Samantha’s best friend Kaja has a white mother and a black father. What gave you the idea to include Kaja, Grete, and Paul?
MG: Well, again, it stemmed from the era. What I do for creative research is I read a lot of memoirs of people living through that time, and I found two amazing memoirs that are basically inadvertent companion pieces. Diane di Prima and Hettie Jones were both poets who were active in the Lower East Side in the late ‘50s and early ‘60s. Hettie Jones was married to LeRoi Jones before he became Amiri Baraka. At the same time, LeRoi and Diane had an affair while they were running a poetry journal together. And so while LeRoi and Hettie were married, Diane became pregnant with LeRoi’s child, and one eventual result is these two memoirs by these two white female poets talking about their creative lives, their personal lives and their overlapping relationships with this black male writer at a time of great cultural and political ferment.
And so, reading those memoirs got my mind really going. I wanted to explore the tension and the changes of that era, and reading those books suggested a way for me to do it, drawing upon historical material but framing it on my own terms.
How did you approach writing a character of a different race than you?
MG: I feel like right now in particular, it’s so important for writers to speak to the importance of taking those kinds of imaginative and empathetic leaps because we’re living in such a fearful, fearful time. There’s this horrible expression, “Stay in your lane,” which within certain circumstances has utility, but within the creative community is so destructive. The whole project of being human is to understand other humans, and the only way to understand other humans is to try to get inside their heads and see the world through their eyes. To tell an artist “Stay in your lane,” is to police their imagination and to institute a form of creative segregation that will only reinforce barriers and erect new ones. Building walls is not the way to progress as a culture or a planet.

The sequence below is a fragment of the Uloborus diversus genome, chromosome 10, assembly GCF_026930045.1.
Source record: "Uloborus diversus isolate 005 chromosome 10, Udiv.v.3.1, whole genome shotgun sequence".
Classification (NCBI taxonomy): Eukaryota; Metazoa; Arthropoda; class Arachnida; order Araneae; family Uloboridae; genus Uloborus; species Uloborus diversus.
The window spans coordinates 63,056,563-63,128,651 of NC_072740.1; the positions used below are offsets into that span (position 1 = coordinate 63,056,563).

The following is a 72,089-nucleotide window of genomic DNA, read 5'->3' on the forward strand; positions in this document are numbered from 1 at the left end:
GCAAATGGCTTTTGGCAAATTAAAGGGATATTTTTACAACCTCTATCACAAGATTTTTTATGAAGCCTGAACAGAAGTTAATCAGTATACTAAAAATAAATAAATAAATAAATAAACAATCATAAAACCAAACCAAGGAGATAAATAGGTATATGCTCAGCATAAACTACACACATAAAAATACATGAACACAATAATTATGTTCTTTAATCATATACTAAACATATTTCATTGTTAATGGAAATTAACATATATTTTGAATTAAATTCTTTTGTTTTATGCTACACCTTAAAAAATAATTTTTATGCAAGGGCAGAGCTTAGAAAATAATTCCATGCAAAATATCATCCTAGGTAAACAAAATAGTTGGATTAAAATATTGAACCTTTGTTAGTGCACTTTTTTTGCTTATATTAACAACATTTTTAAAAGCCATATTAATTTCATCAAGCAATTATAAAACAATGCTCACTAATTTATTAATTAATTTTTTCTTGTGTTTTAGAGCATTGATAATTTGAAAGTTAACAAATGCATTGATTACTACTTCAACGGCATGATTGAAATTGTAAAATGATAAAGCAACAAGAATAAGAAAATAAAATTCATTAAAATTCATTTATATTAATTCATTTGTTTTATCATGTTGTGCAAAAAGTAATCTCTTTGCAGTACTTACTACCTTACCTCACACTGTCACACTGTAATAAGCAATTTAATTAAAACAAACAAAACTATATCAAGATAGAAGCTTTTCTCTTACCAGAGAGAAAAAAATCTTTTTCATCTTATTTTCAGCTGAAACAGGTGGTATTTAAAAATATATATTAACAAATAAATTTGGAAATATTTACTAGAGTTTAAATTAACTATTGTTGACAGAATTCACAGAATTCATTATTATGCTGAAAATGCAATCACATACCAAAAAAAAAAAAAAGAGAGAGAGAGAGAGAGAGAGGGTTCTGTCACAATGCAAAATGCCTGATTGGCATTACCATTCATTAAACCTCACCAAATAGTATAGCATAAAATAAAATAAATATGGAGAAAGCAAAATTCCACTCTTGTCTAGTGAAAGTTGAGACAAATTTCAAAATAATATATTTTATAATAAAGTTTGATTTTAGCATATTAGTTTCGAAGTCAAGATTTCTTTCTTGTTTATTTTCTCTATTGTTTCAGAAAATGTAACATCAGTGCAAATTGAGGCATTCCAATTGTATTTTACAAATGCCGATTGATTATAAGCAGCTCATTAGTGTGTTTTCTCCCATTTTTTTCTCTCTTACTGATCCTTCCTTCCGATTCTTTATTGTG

But there’s a lot of responsibility that comes with that. If you are taking on a milieu or a culture or a gender or a socioeconomic bracket or a race or ethnicity or sexuality that is not your own, you’ve got to do your research and do your due diligence and have lots of people read it who know a lot more than you do, and then you need to listen very closely to what those people have to say. You need to be prepared to do a really poor job of it at first and then keep working and working and working to make it better. And you might not ever get the work to a point where the larger world should read what you’ve written, but maybe you will. Either way, it behooves you to try. The moment an artist stops following their imagination, wherever it may lead, is when they stop being an artist.